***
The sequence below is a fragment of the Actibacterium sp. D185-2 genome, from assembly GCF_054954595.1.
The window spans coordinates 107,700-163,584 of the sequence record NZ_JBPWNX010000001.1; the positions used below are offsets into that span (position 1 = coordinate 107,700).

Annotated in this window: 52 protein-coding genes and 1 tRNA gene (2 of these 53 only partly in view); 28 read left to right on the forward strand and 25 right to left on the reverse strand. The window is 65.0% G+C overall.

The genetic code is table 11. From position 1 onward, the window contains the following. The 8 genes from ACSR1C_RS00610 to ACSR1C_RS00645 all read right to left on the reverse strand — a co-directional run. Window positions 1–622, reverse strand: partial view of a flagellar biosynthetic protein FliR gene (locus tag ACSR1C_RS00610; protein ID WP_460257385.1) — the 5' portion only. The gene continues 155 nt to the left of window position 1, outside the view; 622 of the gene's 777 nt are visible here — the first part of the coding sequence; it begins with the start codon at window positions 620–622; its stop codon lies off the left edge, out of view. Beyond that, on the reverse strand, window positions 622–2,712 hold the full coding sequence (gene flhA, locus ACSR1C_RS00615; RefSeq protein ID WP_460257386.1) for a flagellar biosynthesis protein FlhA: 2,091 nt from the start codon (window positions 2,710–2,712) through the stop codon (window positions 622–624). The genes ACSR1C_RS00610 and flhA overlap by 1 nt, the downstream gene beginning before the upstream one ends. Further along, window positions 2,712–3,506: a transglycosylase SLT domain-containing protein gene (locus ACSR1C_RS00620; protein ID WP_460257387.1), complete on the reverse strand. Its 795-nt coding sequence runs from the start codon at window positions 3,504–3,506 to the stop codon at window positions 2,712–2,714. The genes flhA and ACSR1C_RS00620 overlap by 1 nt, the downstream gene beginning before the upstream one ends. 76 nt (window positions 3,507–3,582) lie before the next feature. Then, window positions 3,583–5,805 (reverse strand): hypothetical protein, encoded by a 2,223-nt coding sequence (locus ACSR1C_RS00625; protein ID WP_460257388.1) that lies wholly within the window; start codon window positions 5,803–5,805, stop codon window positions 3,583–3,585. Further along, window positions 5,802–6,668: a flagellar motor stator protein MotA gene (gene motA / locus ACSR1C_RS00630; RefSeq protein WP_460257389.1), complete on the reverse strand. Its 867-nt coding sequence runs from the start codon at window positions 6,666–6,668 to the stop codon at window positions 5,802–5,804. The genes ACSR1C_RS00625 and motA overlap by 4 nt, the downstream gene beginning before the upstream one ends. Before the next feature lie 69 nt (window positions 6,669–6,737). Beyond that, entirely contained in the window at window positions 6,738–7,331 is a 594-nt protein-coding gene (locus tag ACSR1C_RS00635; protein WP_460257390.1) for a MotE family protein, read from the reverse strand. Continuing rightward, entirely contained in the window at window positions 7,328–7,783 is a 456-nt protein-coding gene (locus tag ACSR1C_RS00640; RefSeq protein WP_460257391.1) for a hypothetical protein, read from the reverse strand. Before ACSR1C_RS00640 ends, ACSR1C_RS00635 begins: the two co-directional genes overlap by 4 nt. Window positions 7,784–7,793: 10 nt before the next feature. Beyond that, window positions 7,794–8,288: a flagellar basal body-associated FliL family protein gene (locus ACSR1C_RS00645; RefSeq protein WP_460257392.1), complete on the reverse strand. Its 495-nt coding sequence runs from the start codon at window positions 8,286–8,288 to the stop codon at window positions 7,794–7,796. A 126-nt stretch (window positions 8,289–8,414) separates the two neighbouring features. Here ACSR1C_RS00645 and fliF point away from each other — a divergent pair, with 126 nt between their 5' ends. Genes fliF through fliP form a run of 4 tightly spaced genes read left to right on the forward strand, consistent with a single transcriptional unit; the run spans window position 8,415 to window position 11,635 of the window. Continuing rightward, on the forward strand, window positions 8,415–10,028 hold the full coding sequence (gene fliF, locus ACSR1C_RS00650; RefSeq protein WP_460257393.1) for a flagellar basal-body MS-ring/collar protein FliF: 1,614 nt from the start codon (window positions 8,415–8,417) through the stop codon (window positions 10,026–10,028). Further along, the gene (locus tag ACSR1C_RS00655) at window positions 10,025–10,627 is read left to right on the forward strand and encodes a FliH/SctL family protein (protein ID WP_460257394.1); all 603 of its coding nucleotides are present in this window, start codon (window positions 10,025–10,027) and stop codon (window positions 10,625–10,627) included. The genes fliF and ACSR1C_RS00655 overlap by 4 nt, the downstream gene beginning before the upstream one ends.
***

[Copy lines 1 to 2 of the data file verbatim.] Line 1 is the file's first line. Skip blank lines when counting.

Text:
The sequence below is a fragment of the Actibacterium sp. D185-2 genome, from assembly GCF_054954595.1.
The window spans coordinates 107,700-163,584 of the sequence record NZ_JBPWNX010000001.1; the positions used below are offsets into that span (position 1 = coordinate 107,700).